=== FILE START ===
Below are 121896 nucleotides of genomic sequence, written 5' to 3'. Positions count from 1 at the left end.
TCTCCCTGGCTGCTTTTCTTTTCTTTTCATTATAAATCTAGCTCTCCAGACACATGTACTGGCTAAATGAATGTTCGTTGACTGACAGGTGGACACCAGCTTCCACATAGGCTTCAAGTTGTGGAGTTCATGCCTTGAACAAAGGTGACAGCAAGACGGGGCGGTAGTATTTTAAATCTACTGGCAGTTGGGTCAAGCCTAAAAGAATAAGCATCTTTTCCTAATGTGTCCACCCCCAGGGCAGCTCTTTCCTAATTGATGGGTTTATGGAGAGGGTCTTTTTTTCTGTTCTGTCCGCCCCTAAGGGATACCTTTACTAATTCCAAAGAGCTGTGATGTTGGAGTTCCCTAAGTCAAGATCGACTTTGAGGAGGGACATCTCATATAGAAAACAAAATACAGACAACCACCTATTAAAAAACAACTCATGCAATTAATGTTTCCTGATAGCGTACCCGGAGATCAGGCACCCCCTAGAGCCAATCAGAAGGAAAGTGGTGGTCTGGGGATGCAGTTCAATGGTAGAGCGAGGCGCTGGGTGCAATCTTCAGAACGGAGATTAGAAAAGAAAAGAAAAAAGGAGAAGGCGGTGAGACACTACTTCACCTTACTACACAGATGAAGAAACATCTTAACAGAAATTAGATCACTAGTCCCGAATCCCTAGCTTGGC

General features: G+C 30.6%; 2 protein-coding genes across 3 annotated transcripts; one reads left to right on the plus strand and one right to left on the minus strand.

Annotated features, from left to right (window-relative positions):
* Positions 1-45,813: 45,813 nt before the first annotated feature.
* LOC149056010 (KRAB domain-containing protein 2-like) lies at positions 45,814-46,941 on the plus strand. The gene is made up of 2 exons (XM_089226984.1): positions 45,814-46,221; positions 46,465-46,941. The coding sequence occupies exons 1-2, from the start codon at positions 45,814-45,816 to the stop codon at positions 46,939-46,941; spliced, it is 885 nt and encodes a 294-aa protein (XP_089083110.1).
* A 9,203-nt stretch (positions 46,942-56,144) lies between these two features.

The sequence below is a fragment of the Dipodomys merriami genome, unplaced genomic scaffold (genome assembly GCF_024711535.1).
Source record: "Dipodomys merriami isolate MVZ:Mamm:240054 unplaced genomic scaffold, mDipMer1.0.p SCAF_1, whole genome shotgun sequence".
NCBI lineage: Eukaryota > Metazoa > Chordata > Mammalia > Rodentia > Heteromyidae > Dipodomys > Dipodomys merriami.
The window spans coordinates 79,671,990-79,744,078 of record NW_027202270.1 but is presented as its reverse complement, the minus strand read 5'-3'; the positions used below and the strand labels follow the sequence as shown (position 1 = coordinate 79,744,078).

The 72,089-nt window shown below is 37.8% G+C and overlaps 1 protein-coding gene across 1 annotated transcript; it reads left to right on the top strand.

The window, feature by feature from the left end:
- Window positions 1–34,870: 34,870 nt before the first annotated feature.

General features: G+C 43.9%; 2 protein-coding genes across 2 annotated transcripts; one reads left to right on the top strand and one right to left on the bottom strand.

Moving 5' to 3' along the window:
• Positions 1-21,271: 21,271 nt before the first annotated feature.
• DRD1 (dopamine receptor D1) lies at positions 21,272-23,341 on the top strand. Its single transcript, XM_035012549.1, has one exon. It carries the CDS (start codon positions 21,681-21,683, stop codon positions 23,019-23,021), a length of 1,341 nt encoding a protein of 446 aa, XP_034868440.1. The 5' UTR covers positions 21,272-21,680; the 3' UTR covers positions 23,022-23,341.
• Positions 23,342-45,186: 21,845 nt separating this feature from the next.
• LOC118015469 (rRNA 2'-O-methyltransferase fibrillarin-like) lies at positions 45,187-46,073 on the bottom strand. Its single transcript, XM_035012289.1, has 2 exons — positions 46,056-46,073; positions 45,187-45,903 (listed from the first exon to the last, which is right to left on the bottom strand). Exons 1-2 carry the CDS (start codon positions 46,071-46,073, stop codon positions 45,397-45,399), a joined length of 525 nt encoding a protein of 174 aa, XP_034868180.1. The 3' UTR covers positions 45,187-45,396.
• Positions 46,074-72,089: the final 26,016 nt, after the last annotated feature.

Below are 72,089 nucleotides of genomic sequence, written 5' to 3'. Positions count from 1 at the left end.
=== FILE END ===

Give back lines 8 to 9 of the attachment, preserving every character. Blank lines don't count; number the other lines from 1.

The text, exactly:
The sequence below is a fragment of the Dipodomys merriami genome, unplaced genomic scaffold (genome assembly GCF_024711535.1).
Source record: "Dipodomys merriami isolate MVZ:Mamm:240054 unplaced genomic scaffold, mDipMer1.0.p SCAF_1, whole genome shotgun sequence".